I am preparing for VCIX-NV exam. I read the exam blueprint statements below:
Candidates should be knowledgeable about optimizing and troubleshooting all components of the NSX environment.
Finally, the candidate should possess an understanding of Windows desktop administration, including Active Directory, group policy, DNS, and DHCP
For the VCIX-NV exam purpose, do we need to know non NSX components as per above and also involve in some exam tasks to work on non NSX devices directly such as ESXi console, windows desktop (VM guest) command prompt, Windows AD, etc?
I also heard few people in forum saying exam experience was pretty bad in term of connection speed. Can we mitigate this or this issue is normal for non US testing centre?
Let me start with the easy one...the exam pod performance is always a potential issue because of the shared resources in the nested environment. They are always working to optimize the pod configuration and the resources available. The intent is to ensure the pod performance does not affect your results, but the amount of content on the exam does not allow for much "pondering" time.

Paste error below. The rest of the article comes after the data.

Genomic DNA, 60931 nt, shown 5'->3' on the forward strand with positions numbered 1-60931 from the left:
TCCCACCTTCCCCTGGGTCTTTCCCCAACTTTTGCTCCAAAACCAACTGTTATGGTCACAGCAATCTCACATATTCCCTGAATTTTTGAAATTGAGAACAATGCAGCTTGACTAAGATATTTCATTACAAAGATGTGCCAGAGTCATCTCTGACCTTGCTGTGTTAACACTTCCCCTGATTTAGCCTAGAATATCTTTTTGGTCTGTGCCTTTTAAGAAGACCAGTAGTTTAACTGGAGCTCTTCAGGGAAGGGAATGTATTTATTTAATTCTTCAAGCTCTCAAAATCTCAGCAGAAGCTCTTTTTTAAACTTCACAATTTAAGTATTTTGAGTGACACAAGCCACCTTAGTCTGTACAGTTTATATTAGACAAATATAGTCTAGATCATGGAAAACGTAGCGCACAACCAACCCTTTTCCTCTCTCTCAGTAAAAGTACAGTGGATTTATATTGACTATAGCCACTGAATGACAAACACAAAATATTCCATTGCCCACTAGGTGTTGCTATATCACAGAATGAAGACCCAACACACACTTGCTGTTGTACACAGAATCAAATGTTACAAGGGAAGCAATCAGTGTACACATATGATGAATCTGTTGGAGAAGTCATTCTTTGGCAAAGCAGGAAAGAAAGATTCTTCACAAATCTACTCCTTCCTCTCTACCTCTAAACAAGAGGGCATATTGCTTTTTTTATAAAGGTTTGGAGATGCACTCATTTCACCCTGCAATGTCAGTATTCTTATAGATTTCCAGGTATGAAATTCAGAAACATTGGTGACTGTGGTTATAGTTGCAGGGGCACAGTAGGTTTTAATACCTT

To the non-NSX question, we are not testing/scoring on those technologies, but realistically, since this is an implementation exam, you will be required to know basic administration of these technologies. For example, creation/configuration of a Distributed Switch is not an NSX task, but absolutely necessary to implement NSX. Likewise, basic Windows admin tasks such as DNS and AD, are critical to the successful implementation of NSX. We tried to provide enough detail in the exam blueprint to guide you, but didn't want to provide a laundry list of specific tasks. If you are really ready to be an NSX Implementation Expert, you should not have any problems.
Hope that helps.
Are you looking to take the exam based off of NSX 6.1? I had thought an updated exam was imminent, or at least the VCAP NV Deploy version would be available. Does anyone know anything about these tests? I do not want to take an exam based off of what is becoming a fairly outdated version.